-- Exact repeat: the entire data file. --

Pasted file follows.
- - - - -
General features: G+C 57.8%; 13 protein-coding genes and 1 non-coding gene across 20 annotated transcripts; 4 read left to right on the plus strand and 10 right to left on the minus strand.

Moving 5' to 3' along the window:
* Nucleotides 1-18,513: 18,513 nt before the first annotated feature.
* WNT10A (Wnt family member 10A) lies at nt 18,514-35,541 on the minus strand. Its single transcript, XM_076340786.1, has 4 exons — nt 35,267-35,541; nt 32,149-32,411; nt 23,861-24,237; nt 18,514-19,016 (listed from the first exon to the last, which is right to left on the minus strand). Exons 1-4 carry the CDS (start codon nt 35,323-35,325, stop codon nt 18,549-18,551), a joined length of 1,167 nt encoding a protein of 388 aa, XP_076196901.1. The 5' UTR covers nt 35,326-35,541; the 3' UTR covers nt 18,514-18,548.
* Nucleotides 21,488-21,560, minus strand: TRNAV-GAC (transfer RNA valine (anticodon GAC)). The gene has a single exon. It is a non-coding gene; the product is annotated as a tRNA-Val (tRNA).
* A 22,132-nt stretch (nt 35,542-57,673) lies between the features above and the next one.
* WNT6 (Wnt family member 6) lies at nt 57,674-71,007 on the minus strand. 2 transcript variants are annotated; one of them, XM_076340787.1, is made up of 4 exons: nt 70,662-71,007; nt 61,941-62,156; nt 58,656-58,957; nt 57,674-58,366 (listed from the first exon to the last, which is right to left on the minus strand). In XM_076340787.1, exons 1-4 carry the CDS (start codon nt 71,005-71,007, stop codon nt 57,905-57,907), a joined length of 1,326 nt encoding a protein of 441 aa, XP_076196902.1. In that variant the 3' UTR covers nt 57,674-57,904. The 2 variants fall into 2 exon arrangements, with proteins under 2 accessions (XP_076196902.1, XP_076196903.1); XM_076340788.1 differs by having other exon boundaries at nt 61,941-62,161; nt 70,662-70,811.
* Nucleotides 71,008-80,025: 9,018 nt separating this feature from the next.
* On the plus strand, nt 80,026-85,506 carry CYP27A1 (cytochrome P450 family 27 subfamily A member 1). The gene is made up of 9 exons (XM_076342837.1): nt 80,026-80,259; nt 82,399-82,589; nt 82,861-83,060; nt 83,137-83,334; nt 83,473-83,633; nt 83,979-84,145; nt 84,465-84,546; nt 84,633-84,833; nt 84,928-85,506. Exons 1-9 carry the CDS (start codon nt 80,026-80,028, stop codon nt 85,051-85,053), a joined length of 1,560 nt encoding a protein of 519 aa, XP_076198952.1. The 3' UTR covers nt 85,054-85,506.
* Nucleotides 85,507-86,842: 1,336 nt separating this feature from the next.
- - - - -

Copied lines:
General features: G+C 57.8%; 13 protein-coding genes and 1 non-coding gene across 20 annotated transcripts; 4 read left to right on the plus strand and 10 right to left on the minus strand.

Moving 5' to 3' along the window:
* Nucleotides 1-18,513: 18,513 nt before the first annotated feature.
* WNT10A (Wnt family member 10A) lies at nt 18,514-35,541 on the minus strand. Its single transcript, XM_076340786.1, has 4 exons — nt 35,267-35,541; nt 32,149-32,411; nt 23,861-24,237; nt 18,514-19,016 (listed from the first exon to the last, which is right to left on the minus strand). Exons 1-4 carry the CDS (start codon nt 35,323-35,325, stop codon nt 18,549-18,551), a joined length of 1,167 nt encoding a protein of 388 aa, XP_076196901.1. The 5' UTR covers nt 35,326-35,541; the 3' UTR covers nt 18,514-18,548.
* Nucleotides 21,488-21,560, minus strand: TRNAV-GAC (transfer RNA valine (anticodon GAC)). The gene has a single exon. It is a non-coding gene; the product is annotated as a tRNA-Val (tRNA).
* A 22,132-nt stretch (nt 35,542-57,673) lies between the features above and the next one.
* WNT6 (Wnt family member 6) lies at nt 57,674-71,007 on the minus strand. 2 transcript variants are annotated; one of them, XM_076340787.1, is made up of 4 exons: nt 70,662-71,007; nt 61,941-62,156; nt 58,656-58,957; nt 57,674-58,366 (listed from the first exon to the last, which is right to left on the minus strand). In XM_076340787.1, exons 1-4 carry the CDS (start codon nt 71,005-71,007, stop codon nt 57,905-57,907), a joined length of 1,326 nt encoding a protein of 441 aa, XP_076196902.1. In that variant the 3' UTR covers nt 57,674-57,904. The 2 variants fall into 2 exon arrangements, with proteins under 2 accessions (XP_076196902.1, XP_076196903.1); XM_076340788.1 differs by having other exon boundaries at nt 61,941-62,161; nt 70,662-70,811.
* Nucleotides 71,008-80,025: 9,018 nt separating this feature from the next.
* On the plus strand, nt 80,026-85,506 carry CYP27A1 (cytochrome P450 family 27 subfamily A member 1). The gene is made up of 9 exons (XM_076342837.1): nt 80,026-80,259; nt 82,399-82,589; nt 82,861-83,060; nt 83,137-83,334; nt 83,473-83,633; nt 83,979-84,145; nt 84,465-84,546; nt 84,633-84,833; nt 84,928-85,506. Exons 1-9 carry the CDS (start codon nt 80,026-80,028, stop codon nt 85,051-85,053), a joined length of 1,560 nt encoding a protein of 519 aa, XP_076198952.1. The 3' UTR covers nt 85,054-85,506.
* Nucleotides 85,507-86,842: 1,336 nt separating this feature from the next.